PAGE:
Oil and religion are pretty relevant. But it seems the mess right now is not very well understood.

I don't know what's going on in South Sudan lately, but a long time ago the Nuer of the South Sudan were famous among anthropologists like Evans-Pritchard for how well their "segmentary lineage" family structures facilitated "Me against my brother, my brother and I against our cousin, my cousin and us against the world" conflicts.

For example:

The Segmentary Lineage: An Organization of Predatory Expansion
Marshall D. Sahlins
American Anthropologist
New Series, Vol. 63, No. 2, Part 1 (Apr., 1961), pp. 322-345

Why use generic "Religion"? Are Christian theocratic states or iChristian fundamentalist the insurgents slaughtering, raping and enslaving somewhere?

Too lazy to look up all the details.

My money is on it being full of South Sudanese, with their various foibles that make building a Western style nation state with democratic and inclusive institutions a problem.

Very few countries start with genuinely clean slates. Taiwan is basically the last outpost of the pre-Communist Chinese government while places like Israel, U.S. and Hong Kong inherited their laws and institutions of government from colonial predecessors.

"Very few countries start with genuinely clean slates. "

Sure, but start ups aren't genuinely clean slates either. The founders came from somewhere with some experience.

You mean like South Vietnam?

I agree. I think one reason that economic progress in the world is slowing (aka, the "Great Stagnation") is because the "frontier" is shrinking. The world is becoming smaller. This matters because just as it is easier to start a company with relatively modest capital needs, it is probably more feasible to start a country were existing claims to land and resources are not strong. Consequently the opportunities for experimentation at the national/state level may be declining. Of course, frontiers need not be strictly geographic, and even geographic frontiers can emerge where none was obvious before (e.g., Israel). Still, in the short to intermediate term, the concept of frontier seems to me to be shrinking.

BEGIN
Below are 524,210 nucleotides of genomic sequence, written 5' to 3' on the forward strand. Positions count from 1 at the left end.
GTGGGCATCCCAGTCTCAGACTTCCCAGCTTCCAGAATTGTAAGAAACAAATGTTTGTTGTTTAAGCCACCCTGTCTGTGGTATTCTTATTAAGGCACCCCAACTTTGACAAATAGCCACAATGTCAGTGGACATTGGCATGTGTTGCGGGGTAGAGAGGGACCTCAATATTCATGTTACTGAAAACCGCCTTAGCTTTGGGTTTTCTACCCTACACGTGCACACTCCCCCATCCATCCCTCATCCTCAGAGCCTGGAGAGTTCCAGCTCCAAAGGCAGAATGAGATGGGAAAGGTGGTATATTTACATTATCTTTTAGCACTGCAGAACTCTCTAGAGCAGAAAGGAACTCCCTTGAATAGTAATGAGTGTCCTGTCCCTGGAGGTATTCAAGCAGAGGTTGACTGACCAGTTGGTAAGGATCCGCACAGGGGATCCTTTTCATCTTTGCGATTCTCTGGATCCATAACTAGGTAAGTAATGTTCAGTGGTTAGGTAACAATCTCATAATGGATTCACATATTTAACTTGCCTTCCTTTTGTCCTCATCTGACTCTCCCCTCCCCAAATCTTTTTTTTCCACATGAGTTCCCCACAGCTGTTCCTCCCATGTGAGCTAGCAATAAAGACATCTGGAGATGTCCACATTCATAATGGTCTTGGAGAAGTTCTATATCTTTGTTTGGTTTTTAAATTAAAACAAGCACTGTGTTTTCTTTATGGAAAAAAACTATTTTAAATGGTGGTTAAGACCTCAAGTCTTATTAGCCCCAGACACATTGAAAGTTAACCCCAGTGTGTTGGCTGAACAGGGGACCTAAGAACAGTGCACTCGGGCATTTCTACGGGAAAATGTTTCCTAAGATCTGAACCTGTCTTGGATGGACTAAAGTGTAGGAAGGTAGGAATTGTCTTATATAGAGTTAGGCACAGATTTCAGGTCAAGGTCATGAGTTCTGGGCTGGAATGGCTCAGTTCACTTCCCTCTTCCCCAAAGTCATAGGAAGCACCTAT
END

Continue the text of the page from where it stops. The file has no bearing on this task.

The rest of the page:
On this thought, it could also be that the start up mentality within a country may decline commensurate with its frontier. For example, it might not be an accident that the U.S. "progressive" era that commenced around 1900 (and thus marked a turn away from the country's start-up roots) coincided roughly with the closing of the U.S. Western frontier.

The Progressives of, say, 1890 onward tended to be WASP descendants of the Founders, along with some Germans and Nordics, who were worried about the drift away from a self-governing Republic that was happening due to increased diversity from immigration, along with plutocracy.

But, yes, the closing of the frontier in 1890 did focus WASPs upon fighting back against Irish urban machine politics and the like.

Please provide at least one reason per putative example in your response.

And shitcan the 'national IQ' business-its garbage.

ps & have you ever even BEEN to PH?

National IQ is garbage only in the minds of mornic liberal cucks.

Yikes. TC has become completely full of himself; and hellbent to kiss every PC arse 'twixt him and the next rung 'o the ladder. This is how Liberty died.

Very unlikely an underdeveloped country without any exit to the sea can became a miracle country, unless his neighbors became afluent and friendly.

How is Armenia doing?

I don't know, so I'm asking. Armenia, a tiny landlocked country in a tough neighborhood but with an impressive diaspora, would seem like a best case scenario for an independent Kurdistan.

Armenia isn't doing well. The Armenian diaspora is far wealthier than the Kurdistani, but their borders are closed on two sides and are reliant on Russian military power which they resent (especially when their soldiers go around shooting civilians in Gyumri).

I'm not sure I've been to a country so lop-sided towards its capital. Thanks to diaspora money and Russian investment, Yerevan is the equal of many a European capital. The rest of the country is largely forgotten and has little in the way of natural resources. An interesting metric is that in the 2015-16 season, seven of the nine Armenian Premier League football teams were based in the capital (compare that to neighbouring Georgia where the figure is 3/14). It's similar to how diaspora money and foreign investment has lead to a flourishing, modern Beirut while the rest of Lebanon is left behind.